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No Shots in the Dark

The PGA Tour has invested millions of dollars in a hi-tech system called Shot Tracker that follows the moves of every player in a tournament
Jeff Williams
From the Print Edition:
Catherine Zeta-Jones, September/October 2009

As Tiger Woods was winning the AT&T National in July, he was making hash of the 11th hole on Sunday. The long par 4 was his nemesis that week, the television commentators said. He had played it in five-over-par for the four rounds and he hadn't been able to put two shots together on the hole. Or so they said.

You weren't there to follow Tiger every round? You weren't able to steal away to watch him on television? If you wanted to know just how badly he played the 11th in every round—every bad drive, poor approach or missed putt—the PGA Tour had your answers. Just call up Shot Tracker on and every ugly shot in every round was there, with all the exact yardages and the putting distances right down to the inch.

Golf has always been the most demanding of spectator sports. Golf's arena could hold a hundred football fields or a thousand basketball courts. From home base to deepest centerfield in the biggest Major League park is nothing but a short par 3 on a golf course.

So the golf spectator, steeling himself against the elements, makes choices about how he watches the game. He can follow his favorite player over miles of fairways, he can search out an advantageous grouping of tees and greens, or he can sit in a grandstand overlooking a single hole and watch a procession of players come through. Usually it's a combination of all three opportunities. For the privileged, there are hospitality tents with views, roasted asparagus, cold brews and television sets.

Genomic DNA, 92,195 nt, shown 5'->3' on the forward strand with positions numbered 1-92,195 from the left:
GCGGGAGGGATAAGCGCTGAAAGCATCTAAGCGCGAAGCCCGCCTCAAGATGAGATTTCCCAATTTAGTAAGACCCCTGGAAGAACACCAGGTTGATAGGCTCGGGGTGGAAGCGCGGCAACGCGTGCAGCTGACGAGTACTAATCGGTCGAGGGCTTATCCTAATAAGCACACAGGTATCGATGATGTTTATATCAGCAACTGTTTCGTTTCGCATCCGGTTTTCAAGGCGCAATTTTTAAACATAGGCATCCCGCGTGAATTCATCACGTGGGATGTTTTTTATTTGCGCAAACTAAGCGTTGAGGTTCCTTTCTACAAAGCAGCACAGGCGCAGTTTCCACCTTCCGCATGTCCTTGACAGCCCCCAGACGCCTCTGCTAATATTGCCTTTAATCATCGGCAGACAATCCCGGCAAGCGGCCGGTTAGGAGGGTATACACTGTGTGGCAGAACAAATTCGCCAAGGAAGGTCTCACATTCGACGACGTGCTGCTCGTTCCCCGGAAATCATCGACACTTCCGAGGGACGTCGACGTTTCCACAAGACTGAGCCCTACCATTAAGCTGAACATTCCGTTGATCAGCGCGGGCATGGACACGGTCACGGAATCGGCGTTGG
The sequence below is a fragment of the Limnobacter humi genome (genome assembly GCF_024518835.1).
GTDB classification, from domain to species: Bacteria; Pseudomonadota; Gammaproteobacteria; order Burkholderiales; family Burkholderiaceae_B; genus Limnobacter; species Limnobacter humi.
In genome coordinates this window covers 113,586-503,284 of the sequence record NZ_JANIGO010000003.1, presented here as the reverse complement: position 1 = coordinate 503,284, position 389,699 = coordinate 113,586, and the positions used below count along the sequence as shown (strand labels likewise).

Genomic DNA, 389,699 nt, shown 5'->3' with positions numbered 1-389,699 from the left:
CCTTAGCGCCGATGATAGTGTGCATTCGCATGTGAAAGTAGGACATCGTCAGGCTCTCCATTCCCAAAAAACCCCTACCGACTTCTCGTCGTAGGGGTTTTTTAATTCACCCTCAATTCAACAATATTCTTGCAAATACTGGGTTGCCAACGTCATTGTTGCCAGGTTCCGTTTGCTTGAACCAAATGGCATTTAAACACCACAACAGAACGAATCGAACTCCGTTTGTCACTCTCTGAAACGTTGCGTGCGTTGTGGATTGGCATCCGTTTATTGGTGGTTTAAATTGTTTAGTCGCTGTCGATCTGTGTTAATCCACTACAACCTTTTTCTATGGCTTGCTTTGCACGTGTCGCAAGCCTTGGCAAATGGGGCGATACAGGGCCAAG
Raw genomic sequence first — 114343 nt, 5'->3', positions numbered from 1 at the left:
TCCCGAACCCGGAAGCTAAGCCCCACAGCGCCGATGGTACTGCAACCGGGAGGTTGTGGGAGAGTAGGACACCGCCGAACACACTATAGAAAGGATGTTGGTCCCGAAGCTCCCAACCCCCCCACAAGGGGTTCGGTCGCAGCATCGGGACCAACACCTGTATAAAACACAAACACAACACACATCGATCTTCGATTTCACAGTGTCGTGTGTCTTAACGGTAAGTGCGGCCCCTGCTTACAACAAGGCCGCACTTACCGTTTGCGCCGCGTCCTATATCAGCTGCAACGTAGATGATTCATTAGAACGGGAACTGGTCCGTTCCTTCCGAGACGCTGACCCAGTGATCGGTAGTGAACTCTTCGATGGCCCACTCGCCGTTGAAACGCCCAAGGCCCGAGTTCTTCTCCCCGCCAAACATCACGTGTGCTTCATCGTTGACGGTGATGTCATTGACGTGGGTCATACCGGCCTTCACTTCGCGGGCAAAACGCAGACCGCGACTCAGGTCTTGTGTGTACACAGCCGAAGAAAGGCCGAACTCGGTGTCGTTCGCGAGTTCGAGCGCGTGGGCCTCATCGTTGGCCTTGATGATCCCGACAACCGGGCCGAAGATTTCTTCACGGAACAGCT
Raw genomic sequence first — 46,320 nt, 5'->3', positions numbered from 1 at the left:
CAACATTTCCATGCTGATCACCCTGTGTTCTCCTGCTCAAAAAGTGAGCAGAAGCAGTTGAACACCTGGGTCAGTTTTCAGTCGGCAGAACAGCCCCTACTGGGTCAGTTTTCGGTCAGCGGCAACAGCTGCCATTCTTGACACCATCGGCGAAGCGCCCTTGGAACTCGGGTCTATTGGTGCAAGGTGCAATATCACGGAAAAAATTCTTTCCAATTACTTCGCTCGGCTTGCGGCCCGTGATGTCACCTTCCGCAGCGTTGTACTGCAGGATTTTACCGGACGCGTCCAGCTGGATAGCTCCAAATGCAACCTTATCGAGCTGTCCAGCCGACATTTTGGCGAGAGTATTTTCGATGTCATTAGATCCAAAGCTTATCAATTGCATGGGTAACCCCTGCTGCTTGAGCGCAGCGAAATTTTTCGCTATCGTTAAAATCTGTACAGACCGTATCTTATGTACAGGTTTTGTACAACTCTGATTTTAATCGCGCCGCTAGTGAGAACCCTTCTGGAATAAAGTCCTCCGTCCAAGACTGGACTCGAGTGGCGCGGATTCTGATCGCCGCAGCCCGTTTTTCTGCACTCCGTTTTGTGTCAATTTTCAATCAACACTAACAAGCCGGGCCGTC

There is no substitute for being there. Strolling through the parkland, listening to the crisp clip of an iron shot or the cannon retort of a drive, there is a feeling of connection to the game that other sports just don't quite provide, especially considering that golf spectators are also likely to be players themselves, in varying degrees of hackerdom.

But the importance of actually being at a golf tournament began to change in the 1960s when Arnold Palmer dragged his sport into the tele-vision era. His star power was so magnetic that he brought millions to the game who would have otherwise preferred to watch grass grow. Television also consolidated how one watched the game, making each of a golf course's 18 arenas function as one. You could sit at home with your own cold brew and know where the action was at any moment. You could see all the crucial shots while getting analysis and anecdotes from the commentators.

At The Players Championship in May at TPC Sawgrass in florida, a ShotLink volunteer uses a laser spotter to record the tee shots of players at he famous 17th hole island green.

Today, technology is changing the way we stay connected to the game, and it keeps you abreast of Tiger, Phil and your fantasy team. The PGA Tour, with an investment in the multimillions, has developed the Shot Tracker application on its Web site. Through it you can keep track of every shot. You can get a bundle of statistics that tell you where your favorite player stands in the field, for driving distance, for approach accuracy, for putting efficiency.

No, it's not the same as being there. But for millions every week Shot Tracker is a link to the game, a way to stay connected beyond the mere posting of scores. You can't see a duck-hooked drive or a chunked iron or a stabbed putt, but Shot Tracker gives you the blow-by-blow in real time with all those statistical bells and whistles that the American sporting public craves. It's customizable, allowing its users to focus on specific players or groups throughout a round. Plus, Shot Tracker feeds the television broadcasters every week, giving them data that allows them to build the story even when they can't have a pair of eyes or a camera on each player.

The man behind Shot Tracker and the evolution of technology within the PGA Tour is Steve Evans, the Tour's senior vice president of information systems. For 22 years Evans has been looking for ways to use technology to enhance golf's viewing experience, to carry it past watching and more toward participating. "We wanted to take data and turn it into information," says Evans. "Then we wanted to take information and turn it into knowledge. Then we wanted to take knowledge and turn it into entertainment. We wanted to explain what was happening on the golf course to people who weren't there."

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